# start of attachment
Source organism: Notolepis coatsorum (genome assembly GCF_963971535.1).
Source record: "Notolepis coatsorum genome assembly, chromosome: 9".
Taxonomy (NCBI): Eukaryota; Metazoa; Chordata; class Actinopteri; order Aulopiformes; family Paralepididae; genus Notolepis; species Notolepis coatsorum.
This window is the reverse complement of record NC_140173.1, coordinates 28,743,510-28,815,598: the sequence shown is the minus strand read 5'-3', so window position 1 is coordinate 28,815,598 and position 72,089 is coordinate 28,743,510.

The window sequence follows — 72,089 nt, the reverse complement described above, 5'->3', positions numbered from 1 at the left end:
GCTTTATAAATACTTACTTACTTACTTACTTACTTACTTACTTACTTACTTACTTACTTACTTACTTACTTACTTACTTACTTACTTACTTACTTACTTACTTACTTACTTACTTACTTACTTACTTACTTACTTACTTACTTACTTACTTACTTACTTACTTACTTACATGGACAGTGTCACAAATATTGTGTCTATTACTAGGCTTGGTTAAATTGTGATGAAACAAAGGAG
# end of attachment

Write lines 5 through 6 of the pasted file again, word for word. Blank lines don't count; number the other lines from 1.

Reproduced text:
The window sequence follows — 72,089 nt, the reverse complement described above, 5'->3', positions numbered from 1 at the left end:
GCTTTATAAATACTTACTTACTTACTTACTTACTTACTTACTTACTTACTTACTTACTTACTTACTTACTTACTTACTTACTTACTTACTTACTTACTTACTTACTTACTTACTTACTTACTTACTTACTTACTTACTTACTTACTTACTTACTTACTTACTTACTTACATGGACAGTGTCACAAATATTGTGTCTATTACTAGGCTTGGTTAAATTGTGATGAAACAAAGGAG